Over the next few afternoons, we work together on my problem.
“You know, right, that a moon and a sun aren’t the same thing? When you add, you can only add moons together, or suns. They have to be the same, see? So if you get a problem like this again, you just say the answer is ‘six moons and eight suns.’”
It’s a lesson I learn quickly enough so that my six weeks’ grade doesn’t suffer. Yet when I redo that particular test, getting all the answers correct this time, Mrs. Baird doesn’t change the U to an E. Instead, I get an enormous, page-side “S.” But I don’t feel satisfactory; I still feel ashamed. To be truthful, even at six years old, I don’t think my first set of answers is totally wrong. In fact, over the next few years, I’ll find that the world before me regularly contains objects that are thrown together for mysterious and unaccountable reasons. Objects that beg to be added up, or are forced to be, or are calculated somewhere behind the scenes, whether anyone deems their sums satisfactory or not.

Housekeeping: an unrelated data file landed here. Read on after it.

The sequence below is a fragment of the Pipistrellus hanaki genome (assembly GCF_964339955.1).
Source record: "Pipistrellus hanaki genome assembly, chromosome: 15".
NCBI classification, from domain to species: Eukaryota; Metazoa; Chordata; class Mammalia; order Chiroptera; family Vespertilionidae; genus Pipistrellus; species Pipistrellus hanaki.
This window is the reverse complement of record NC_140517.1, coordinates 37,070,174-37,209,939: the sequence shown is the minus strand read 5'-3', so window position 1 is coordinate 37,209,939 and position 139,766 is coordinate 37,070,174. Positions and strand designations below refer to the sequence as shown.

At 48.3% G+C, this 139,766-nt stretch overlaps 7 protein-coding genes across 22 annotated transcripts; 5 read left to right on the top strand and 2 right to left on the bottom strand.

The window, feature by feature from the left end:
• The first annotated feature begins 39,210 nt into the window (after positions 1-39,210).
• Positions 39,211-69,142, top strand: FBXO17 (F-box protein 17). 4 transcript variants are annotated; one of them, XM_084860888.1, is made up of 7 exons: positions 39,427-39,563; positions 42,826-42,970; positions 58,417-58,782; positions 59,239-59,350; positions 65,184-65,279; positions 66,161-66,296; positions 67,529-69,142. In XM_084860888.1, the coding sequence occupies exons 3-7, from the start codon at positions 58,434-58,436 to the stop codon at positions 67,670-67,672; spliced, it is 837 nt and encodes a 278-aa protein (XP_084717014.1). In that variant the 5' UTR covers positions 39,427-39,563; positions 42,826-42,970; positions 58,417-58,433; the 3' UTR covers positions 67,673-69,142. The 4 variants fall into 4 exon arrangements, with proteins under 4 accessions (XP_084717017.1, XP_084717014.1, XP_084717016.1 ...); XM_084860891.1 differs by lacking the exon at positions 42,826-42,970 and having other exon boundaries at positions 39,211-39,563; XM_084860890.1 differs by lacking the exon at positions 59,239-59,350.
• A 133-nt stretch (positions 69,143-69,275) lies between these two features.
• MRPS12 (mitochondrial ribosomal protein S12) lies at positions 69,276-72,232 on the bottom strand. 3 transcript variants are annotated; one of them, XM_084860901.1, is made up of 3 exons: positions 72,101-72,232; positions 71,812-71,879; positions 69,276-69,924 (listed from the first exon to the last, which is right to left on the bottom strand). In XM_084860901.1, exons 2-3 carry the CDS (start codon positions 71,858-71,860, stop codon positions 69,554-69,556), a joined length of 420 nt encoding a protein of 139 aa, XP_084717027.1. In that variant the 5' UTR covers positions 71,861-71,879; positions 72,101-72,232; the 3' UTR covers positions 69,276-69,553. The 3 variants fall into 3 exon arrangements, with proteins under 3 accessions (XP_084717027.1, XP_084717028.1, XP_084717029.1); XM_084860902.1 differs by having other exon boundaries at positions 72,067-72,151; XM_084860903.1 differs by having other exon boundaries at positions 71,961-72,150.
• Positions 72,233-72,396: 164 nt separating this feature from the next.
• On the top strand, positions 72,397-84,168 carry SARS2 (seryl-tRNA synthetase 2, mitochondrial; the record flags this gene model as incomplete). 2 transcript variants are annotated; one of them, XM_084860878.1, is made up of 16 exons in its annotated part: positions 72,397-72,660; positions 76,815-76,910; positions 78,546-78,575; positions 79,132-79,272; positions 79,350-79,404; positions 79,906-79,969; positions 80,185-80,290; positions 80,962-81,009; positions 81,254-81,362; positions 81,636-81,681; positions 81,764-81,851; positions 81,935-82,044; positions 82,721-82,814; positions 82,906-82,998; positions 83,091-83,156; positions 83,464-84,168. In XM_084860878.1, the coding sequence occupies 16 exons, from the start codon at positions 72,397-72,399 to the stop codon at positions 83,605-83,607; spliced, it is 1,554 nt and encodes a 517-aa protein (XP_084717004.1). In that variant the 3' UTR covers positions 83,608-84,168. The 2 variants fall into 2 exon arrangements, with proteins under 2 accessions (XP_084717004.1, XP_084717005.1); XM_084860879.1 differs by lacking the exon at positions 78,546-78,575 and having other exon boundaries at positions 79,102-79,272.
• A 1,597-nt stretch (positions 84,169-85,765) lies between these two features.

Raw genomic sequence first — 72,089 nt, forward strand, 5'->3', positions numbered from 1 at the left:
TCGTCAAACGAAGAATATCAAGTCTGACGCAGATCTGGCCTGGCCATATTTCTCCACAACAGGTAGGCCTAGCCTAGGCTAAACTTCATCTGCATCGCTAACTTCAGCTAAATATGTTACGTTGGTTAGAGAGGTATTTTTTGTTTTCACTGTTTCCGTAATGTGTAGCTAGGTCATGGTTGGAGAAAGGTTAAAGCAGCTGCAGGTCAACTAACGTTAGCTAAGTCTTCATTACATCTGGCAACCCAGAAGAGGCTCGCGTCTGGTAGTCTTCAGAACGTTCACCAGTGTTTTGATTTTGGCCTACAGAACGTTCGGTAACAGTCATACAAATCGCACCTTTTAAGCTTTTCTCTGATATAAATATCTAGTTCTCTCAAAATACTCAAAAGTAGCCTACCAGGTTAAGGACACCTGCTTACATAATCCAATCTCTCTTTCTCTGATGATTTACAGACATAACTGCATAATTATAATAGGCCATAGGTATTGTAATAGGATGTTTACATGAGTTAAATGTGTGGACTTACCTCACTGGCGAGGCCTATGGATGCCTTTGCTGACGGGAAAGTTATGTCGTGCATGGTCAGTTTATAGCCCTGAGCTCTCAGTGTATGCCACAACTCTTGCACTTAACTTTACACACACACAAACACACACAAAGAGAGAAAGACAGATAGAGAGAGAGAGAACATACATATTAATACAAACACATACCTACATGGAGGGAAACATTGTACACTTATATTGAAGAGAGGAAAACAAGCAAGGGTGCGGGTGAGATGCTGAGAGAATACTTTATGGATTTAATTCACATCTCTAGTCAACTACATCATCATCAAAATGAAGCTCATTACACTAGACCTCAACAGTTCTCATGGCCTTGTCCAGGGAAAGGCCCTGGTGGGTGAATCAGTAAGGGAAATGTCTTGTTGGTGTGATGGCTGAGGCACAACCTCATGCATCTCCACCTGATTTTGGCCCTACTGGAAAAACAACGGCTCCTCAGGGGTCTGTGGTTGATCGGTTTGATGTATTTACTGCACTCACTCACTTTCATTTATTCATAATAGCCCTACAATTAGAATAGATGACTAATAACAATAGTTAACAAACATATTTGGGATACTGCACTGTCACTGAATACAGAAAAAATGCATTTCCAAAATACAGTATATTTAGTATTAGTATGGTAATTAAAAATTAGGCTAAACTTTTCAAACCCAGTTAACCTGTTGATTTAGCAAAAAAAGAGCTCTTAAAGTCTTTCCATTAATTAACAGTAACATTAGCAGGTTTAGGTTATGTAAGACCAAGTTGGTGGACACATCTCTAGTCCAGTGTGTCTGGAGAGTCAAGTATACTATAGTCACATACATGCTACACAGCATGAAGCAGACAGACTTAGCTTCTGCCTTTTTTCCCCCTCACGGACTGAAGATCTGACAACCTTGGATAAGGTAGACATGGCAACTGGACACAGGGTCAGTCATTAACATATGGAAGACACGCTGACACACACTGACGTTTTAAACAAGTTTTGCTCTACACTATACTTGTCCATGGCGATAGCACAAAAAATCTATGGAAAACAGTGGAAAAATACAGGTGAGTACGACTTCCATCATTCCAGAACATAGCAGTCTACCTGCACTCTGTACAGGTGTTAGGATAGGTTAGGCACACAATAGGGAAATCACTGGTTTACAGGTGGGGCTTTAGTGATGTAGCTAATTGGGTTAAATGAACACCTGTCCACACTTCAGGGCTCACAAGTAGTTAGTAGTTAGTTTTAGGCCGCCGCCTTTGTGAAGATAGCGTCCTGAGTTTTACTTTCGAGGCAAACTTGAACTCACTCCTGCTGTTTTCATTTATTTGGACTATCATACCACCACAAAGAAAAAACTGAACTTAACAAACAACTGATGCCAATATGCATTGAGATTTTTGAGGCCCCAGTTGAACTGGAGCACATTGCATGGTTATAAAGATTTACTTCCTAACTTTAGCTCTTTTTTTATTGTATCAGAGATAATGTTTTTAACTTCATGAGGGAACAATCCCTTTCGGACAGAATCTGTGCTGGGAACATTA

For each grade in Arlington School there were two sections, two teachers. I never understood why, and neither did my mother who lamented this fact with me, but from first through fifth grade, I was placed in the “other” class. The less “established” class. The class with the new teacher like Mrs. Baird, or my third grade teacher, Miss Horton. Or the way-past-retirement teacher, like second grade’s Miss Mittis Pearson (whom my mother also had for second grade at Arlington), or my fourth grade’s Miss Navie Ball.
While I’m sure the curriculum was the same for both sections, the problem for me lay in that all of my closest neighborhood friends were together in the first section. I don’t think my overall education suffered—though there were those days when Miss Ball turned her hearing aid off, and Miss Pearson read “The Little Brown Bear” to us for the fifteenth time. I wouldn’t have known the term “stigma” back then, but that’s what I felt. For what we had at Arlington was a tiered or track system. No one would have used those terms in 1962, for they were trying to spare us from that secret world as they did in so many other instances.
It was weird and uncomfortable and admittedly shaming to see the kids I regularly played with after school, the ones I had gone to kindergarten with or Sunday school with and whose families my family often gathered with, all sitting together at our overlapping lunch or recess periods. They’d call out or wave to me. They were never rude, and while I don’t think I always looked down on myself, I did wonder at it all, as did my poor, worried mother who kept encouraging me to make new friends.